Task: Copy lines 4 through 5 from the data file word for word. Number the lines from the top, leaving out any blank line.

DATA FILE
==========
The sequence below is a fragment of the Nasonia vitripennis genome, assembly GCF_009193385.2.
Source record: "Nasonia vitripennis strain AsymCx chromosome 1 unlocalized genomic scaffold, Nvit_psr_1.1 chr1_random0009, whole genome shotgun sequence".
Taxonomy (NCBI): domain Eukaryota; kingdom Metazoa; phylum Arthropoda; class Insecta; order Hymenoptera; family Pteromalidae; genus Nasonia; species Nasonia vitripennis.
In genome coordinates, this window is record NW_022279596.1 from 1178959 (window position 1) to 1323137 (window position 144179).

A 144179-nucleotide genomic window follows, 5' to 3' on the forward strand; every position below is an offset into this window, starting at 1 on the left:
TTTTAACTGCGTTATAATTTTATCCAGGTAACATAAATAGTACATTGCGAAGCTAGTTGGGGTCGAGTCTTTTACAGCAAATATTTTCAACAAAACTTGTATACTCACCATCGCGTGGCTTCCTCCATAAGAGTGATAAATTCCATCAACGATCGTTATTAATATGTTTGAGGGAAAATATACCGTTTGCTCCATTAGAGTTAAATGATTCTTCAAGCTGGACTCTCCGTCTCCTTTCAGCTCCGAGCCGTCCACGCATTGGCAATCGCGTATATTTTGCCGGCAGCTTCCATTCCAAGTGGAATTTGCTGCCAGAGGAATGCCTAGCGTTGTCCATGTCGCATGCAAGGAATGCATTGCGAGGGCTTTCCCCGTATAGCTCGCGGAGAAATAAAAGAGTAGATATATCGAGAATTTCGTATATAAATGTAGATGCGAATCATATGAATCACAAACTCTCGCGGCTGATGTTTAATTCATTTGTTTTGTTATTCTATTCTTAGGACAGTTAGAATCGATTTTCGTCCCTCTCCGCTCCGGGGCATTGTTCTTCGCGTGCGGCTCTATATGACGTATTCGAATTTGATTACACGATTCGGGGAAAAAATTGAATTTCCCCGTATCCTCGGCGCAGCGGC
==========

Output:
In genome coordinates, this window is record NW_022279596.1 from 1178959 (window position 1) to 1323137 (window position 144179).

A 144179-nucleotide genomic window follows, 5' to 3' on the forward strand; every position below is an offset into this window, starting at 1 on the left: